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Flint — A plea deal was reached Monday for the fired former head of the Michigan Department of Environmental Quality's division responsible for overseeing Flint’s water source switch.

In 67th District Court, Liane Shekter-Smith pleaded no contest to a misdemeanor charge that may result in 90 days in jail and a $500 fine. She agreed to testify against other officials in exchange for a reduced sentence.

If Shekter-Smith fails to cooperate in the investigation or obstructs it, according to the deal, she will plead no contest to a charge of misconduct in office, which is a five-year felony.

"Her candor and truthfulness to date has been refreshing," Special Prosecutor Todd Flood told Judge Jennifer Manley.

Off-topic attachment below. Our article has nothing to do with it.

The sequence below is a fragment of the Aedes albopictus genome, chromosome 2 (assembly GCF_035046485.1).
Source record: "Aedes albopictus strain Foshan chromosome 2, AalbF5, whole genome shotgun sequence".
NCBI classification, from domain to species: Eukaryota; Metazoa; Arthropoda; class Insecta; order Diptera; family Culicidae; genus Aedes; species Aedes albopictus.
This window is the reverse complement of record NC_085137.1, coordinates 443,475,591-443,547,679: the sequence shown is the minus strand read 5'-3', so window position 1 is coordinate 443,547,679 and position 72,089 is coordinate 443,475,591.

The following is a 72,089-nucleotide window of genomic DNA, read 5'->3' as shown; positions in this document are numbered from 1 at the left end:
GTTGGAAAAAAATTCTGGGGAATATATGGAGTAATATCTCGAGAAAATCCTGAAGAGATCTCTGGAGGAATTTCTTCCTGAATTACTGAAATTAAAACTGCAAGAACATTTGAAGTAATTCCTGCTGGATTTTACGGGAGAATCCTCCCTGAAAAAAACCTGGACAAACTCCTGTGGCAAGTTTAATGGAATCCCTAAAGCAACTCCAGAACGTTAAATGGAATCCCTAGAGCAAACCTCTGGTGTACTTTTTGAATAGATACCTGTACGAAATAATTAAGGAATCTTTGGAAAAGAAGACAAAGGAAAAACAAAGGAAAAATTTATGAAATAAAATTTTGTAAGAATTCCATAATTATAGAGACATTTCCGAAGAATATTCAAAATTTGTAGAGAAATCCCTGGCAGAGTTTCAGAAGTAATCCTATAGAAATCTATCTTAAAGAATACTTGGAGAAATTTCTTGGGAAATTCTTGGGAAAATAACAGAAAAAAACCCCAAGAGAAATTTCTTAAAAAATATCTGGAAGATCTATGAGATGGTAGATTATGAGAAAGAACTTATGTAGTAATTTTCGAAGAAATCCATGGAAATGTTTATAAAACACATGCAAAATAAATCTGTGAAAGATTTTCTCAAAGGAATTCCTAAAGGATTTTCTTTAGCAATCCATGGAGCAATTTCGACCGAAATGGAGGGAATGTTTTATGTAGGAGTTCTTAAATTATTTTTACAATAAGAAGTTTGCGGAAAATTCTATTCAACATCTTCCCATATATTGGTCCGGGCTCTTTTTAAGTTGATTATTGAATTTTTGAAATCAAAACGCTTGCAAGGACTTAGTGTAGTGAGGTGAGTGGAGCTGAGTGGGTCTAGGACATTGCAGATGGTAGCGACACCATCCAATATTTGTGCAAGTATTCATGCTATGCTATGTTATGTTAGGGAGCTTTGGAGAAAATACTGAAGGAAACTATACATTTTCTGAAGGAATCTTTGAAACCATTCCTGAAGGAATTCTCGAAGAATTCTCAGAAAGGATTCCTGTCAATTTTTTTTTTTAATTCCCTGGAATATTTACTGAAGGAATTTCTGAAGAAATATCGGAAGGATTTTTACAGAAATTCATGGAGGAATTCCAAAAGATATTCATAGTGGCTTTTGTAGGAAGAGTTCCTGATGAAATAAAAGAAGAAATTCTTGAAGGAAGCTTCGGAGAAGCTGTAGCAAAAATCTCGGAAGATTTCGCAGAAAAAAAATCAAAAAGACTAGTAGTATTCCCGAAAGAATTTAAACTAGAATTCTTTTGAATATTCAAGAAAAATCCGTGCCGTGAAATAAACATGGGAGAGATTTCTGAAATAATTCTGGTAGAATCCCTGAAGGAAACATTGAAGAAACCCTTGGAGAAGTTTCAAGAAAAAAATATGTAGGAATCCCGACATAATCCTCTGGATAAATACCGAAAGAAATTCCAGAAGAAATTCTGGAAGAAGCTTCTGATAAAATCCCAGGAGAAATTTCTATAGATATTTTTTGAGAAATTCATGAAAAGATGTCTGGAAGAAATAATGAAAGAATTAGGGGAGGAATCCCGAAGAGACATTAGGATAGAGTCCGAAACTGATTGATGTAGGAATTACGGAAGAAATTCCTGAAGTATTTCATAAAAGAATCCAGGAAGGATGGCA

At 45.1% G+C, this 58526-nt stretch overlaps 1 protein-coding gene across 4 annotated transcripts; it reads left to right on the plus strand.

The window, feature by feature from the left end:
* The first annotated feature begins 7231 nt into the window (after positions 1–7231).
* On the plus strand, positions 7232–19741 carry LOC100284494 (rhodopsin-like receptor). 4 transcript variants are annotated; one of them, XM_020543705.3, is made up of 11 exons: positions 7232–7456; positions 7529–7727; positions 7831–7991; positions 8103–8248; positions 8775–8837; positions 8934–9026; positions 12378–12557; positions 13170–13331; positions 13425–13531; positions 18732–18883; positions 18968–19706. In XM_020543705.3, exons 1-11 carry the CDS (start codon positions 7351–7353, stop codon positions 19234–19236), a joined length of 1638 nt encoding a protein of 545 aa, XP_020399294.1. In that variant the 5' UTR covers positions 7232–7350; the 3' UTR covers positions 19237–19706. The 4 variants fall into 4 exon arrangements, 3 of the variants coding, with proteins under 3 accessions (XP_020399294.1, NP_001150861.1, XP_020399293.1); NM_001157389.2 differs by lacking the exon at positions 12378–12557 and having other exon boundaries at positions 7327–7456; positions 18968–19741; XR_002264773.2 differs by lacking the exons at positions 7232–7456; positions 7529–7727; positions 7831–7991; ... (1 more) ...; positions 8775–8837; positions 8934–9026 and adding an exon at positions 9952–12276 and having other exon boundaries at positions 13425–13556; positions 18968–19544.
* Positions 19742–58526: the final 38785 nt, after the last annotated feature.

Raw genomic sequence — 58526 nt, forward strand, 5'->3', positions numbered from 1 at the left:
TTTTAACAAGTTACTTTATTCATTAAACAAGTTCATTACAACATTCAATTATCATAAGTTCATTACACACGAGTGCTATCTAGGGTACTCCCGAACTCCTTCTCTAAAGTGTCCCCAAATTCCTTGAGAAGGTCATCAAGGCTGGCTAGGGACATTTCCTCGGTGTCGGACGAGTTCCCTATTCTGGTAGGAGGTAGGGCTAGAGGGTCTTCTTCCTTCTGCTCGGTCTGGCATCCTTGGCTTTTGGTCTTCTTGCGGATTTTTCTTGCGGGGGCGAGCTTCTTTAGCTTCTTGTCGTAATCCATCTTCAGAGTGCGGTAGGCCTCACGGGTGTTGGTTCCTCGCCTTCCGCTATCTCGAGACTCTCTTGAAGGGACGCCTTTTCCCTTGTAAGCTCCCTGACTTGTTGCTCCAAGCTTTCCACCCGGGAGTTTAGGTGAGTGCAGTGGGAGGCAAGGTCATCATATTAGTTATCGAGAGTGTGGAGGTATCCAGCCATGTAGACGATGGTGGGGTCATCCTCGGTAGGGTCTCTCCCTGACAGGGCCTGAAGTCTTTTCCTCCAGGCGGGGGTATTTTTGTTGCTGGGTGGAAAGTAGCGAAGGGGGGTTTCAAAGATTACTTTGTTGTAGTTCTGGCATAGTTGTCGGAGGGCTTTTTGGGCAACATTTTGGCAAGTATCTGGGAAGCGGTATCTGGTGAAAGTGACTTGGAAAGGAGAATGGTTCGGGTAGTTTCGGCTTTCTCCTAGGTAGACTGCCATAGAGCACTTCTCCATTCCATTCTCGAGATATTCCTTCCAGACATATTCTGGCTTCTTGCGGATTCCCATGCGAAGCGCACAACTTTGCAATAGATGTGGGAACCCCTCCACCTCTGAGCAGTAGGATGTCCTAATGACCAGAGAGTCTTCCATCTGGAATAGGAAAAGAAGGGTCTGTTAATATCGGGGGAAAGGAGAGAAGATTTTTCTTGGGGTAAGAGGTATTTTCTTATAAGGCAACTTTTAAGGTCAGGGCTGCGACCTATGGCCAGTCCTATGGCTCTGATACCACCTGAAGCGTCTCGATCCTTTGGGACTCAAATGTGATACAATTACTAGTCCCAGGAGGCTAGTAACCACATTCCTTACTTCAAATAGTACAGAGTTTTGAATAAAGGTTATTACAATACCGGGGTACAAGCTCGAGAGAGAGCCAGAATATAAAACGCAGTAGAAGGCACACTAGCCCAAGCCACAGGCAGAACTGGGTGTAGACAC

Taking the plea deal was “unpalatable,” said Brian Morley, Shekter-Smith’s attorney, but “it helps her begin to get her life back.”

Shekter-Smith can help with the investigation “because she can explain things so well” related to the crisis and how it happened, Morley said.

The former chief of DEQ’s Office of Drinking Water and Municipal Assistance had faced a charge of involuntary manslaughter for a death in the 2014-15 Legionnaires' disease outbreak in the region. She also had been charged with misconduct in office and willful neglect of duty for allegedly ignoring mounting problems with river water source between April 2014 and October 2015 that were discovered to be connected to lead contamination.